:25:41.:25:45.

medical service, how it is defined and practically how it is

:25:46.:25:49.

administered? Essential medical services, and it a long definition,

:25:50.:25:56.

but it is those who are sick or perceive themselves to be unwell.

:25:57.:26:00.

Additional services which is what we hope to exclude is things like

:26:01.:26:05.

smear, maternity service, things that are more routine, that to

:26:06.:26:11.

achieve quality of care, you would need continuity of care. So there is

:26:12.:26:16.

no point in me doing your smear, I should know what the last one was

:26:17.:26:22.

and I should make sure I do your next one. So additional services

:26:23.:26:26.

would be those extra service, childhood vaccination, you shouldn't

:26:27.:26:32.

bring your child to me to to be vaccinated if I am not your previous

:26:33.:26:39.

doctor. I need to make sure you get your full continuity of care. I have

:26:40.:26:44.

got 7,000 patients in my practise with four doctors and we are snowed

:26:45.:26:50.

under, the last thing I need is to look after other people's patients.

:26:51.:26:57.

So that is, I would say the proposals from the department as

:26:58.:27:00.

continuing that situation. -- see. If they are sick on the day in Derry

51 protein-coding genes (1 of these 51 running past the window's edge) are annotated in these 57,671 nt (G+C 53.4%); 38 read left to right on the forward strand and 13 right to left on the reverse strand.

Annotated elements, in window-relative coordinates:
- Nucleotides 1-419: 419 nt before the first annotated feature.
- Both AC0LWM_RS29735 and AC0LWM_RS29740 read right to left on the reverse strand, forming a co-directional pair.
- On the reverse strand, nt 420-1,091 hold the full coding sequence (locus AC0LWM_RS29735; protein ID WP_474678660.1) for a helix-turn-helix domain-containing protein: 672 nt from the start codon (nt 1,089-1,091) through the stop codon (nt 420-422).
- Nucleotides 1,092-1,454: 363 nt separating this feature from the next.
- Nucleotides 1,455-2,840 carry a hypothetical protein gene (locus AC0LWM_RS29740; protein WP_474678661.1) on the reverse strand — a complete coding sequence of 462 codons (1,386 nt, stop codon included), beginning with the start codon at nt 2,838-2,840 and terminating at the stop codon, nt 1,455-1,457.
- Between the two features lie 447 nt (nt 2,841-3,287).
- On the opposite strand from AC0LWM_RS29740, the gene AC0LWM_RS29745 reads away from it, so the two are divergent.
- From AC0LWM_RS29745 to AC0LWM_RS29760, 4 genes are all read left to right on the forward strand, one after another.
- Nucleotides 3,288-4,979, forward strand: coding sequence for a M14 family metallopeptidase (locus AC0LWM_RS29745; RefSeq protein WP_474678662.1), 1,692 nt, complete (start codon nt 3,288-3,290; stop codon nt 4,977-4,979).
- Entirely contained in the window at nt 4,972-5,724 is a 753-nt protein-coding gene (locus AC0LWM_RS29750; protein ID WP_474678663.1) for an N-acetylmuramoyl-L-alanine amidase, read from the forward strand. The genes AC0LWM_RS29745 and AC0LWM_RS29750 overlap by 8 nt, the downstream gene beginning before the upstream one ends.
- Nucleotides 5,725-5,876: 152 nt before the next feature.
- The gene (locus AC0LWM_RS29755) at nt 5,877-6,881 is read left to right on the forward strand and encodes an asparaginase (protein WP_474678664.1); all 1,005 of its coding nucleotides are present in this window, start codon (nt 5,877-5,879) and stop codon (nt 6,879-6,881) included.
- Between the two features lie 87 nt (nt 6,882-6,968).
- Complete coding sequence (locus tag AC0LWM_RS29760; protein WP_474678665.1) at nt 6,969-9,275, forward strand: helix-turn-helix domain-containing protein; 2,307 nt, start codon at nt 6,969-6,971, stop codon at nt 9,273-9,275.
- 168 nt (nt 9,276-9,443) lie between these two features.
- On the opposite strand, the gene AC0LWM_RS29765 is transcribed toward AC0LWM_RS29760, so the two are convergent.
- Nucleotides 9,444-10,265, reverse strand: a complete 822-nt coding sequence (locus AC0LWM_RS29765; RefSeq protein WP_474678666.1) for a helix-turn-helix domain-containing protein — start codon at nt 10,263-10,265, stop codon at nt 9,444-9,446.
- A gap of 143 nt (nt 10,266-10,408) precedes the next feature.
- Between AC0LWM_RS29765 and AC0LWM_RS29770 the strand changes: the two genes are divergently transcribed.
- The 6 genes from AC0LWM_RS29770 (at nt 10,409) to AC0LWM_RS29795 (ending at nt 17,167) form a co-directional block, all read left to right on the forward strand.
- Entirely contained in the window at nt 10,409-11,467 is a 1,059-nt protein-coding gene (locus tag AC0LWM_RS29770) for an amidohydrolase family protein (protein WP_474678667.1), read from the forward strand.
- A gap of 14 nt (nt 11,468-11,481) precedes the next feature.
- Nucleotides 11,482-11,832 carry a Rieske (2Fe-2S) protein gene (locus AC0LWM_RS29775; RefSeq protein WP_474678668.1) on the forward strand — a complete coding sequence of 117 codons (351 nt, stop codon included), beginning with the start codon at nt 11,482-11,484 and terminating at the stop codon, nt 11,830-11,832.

:27:01.:27:06.

I will see them. If they want a treen appointment see your doctor.

:27:07.:27:11.

Now, Alex Kane has rejoined me. There is some sad news which is

:27:12.:27:18.

breaking, the form former slpt MP for South Down Eddie McGrady has

:27:19.:27:21.

died. You had encountered him a lot down the year, what your memories of

:27:22.:27:27.

him I encountered him when Iised to work with Enoch Powell, so I bumped

:27:28.:27:31.

into him a few times during election periods. I have to say, people say

:27:32.:27:35.

you are just saying this now, after he died but he was one of the

:27:36.:27:41.

NICest, a gentle man, a truly gentle man, didn't bear grudge, we would

:27:42.:27:47.

chat about things were going, at ease all the time. And a very reex

:27:48.:27:54.

leaked likeable guy. The key was he fought that seat over and over and

:27:55.:27:59.

over again. Never expecting to it but finally did. He won it, as you

:28:00.:28:07.

say, fourth attempt in 1987. Interesting his party leader said,

:28:08.:28:13.

not a sectarian bone in his body, he was popular way beyond the slpt Yes,

:28:14.:28:18.

place like Newcastle when he would walk along the front. People would

:28:19.:28:22.

come up to him. I never heard anyone say any nasty about him. OK. We

:28:23.:28:26.

leave it there. Thank you have much. That is it for tonight. Join me for

:28:27.:28:37.

another Stormont Today at the same time. Thank you for watching. GB.

:28:38.:28:39.

Political programme focusing on the day's events at the Assembly and Northern Ireland Executive. Mark Carruthers is the guide through the corridors of power at Stormont, and is joined by key people from decision makers to opinion formers to make the experience enlightening and entertaining.